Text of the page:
According to the dictionary, a demagogue is a person, usually an orator or political leader, who gains power by arousing peoples’ emotions and prejudices, it comes from the Greek “demos”, people and “agogos”, leader.
They rely on emotions, that’s not so bad, on paper and from a distance, but the most important aspect is their use of prejudices. Prejudices cause people to make mistakes and get angry, the mistakes are used to modify their perceptions of things to the demagogue’s advantage and fuel anger to make people forego rational thought and deliberation, again to the demagogue’s advantage.
I touch on this in: International Conspiracies: A Demagogue’s Favorite Ploy about demagogues and their conspiracy theories.
Their end game usually doesn’t involve you directly, on paper this doesn’t sound terrible, but the devil is in the detail. If you’re along for their ride towards what they claim is a better future, everything is dandy, but what if you personally have to be sacrificed in order to achieve their goal?
In the eyes of most demagogues an individual is an expendable asset in their quest for a “better” future. Their vision is usually indistinct and involves little effort from those it’s supposed to benefit.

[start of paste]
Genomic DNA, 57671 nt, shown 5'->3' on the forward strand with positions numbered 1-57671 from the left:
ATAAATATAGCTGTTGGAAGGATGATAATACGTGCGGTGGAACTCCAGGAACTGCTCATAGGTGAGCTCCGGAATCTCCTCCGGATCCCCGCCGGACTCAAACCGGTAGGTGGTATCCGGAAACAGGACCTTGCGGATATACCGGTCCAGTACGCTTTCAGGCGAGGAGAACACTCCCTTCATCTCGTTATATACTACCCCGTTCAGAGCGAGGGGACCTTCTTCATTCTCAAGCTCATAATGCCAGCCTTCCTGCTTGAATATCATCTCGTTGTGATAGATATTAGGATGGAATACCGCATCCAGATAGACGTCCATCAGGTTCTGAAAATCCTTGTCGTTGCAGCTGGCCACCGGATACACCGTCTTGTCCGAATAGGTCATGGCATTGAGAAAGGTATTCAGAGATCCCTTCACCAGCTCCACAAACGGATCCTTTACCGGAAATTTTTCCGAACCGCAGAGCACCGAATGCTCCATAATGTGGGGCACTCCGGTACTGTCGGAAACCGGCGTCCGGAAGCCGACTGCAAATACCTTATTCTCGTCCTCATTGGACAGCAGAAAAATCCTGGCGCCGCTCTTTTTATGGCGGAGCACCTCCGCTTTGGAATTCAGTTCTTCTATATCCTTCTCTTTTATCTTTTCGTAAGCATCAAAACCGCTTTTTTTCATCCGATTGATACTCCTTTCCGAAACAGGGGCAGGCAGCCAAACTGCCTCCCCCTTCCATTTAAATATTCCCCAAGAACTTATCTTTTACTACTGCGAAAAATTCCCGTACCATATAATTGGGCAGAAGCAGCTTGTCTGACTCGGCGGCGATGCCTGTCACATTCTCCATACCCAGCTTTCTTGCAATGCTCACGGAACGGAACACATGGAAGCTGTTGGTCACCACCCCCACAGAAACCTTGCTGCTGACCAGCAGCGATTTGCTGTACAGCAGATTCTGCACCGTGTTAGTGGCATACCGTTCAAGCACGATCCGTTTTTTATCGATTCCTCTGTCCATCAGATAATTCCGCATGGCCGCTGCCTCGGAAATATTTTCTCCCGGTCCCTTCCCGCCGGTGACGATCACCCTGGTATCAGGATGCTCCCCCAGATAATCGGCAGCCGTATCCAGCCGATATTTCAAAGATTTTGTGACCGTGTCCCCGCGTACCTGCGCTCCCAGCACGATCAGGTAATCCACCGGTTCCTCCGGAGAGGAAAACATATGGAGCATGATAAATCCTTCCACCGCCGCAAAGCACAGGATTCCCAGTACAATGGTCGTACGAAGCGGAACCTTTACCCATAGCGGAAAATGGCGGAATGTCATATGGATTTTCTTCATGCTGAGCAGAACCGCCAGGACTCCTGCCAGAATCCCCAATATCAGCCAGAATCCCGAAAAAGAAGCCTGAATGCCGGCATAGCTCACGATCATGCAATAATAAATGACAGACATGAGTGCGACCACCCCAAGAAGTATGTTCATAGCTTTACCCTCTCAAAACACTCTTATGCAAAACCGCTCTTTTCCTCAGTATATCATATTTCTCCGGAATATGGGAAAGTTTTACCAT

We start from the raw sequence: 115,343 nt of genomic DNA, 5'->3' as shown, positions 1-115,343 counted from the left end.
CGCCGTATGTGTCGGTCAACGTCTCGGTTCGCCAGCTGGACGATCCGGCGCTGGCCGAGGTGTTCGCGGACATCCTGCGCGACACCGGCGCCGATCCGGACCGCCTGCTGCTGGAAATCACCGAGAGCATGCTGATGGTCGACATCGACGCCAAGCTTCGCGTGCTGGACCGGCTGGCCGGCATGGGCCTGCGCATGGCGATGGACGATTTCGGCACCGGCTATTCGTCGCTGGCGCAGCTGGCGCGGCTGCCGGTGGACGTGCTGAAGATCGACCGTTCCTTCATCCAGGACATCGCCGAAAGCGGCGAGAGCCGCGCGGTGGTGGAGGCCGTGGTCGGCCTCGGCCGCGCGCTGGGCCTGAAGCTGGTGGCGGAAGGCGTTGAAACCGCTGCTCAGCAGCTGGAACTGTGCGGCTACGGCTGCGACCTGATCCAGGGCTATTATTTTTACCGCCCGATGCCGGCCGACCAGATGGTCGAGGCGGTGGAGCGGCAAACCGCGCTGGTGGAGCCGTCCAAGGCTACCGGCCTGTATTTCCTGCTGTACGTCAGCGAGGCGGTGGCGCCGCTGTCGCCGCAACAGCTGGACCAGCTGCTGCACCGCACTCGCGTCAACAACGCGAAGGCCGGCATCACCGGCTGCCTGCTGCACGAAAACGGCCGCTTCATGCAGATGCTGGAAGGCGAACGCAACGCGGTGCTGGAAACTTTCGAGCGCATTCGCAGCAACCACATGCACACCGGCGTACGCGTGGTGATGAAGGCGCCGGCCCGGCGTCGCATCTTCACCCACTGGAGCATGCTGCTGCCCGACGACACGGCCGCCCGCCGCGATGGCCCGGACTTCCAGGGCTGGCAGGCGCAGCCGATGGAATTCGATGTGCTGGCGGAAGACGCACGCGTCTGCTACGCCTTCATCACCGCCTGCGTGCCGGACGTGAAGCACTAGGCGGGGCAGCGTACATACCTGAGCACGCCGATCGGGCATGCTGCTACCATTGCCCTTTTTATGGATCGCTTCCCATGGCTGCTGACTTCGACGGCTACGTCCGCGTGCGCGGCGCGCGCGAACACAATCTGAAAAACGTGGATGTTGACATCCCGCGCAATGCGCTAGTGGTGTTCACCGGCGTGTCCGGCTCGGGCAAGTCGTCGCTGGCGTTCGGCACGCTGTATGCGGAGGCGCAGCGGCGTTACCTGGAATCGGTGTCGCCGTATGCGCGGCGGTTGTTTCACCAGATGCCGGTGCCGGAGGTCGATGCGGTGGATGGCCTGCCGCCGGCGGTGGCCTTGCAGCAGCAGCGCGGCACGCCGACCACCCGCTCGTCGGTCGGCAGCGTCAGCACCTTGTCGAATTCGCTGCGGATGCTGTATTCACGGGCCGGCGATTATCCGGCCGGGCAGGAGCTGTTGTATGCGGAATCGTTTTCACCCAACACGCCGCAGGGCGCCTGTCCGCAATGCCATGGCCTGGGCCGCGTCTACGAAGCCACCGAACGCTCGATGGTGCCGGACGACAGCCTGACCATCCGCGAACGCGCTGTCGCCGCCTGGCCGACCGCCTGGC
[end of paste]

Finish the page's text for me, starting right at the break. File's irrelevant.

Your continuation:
Unfortunately, accounts of early demagogues are hard to find. In the last hundred years they are far better known, usually because of the massive trouble they cause(d):
Stalin, his purges and gulags; Hitler (enough said); Mao and the Cultural Revolution; Joseph McCarthy and his anti-communist frenzy; Anita Bryant stirring up hatred for and persecution of homosexuals, also in the US.
Back to the present: Udo Voightis is rabble-rousing in Germany and Geert Wilders is encouraging racism and violence in the Netherlands.
One of the earliest and more obscure was Cleon, an egotistical, power-hungry 5th century BC Athenian orator. Notably he convinced parliament to pass a resolution to kill every man in the city and sell everyone else into slavery. He used their pride and prejudice against them.
Fortunately the executioner was away and the slave market was closed, so that they could rescind their decision.
Not everybody gets a second chance.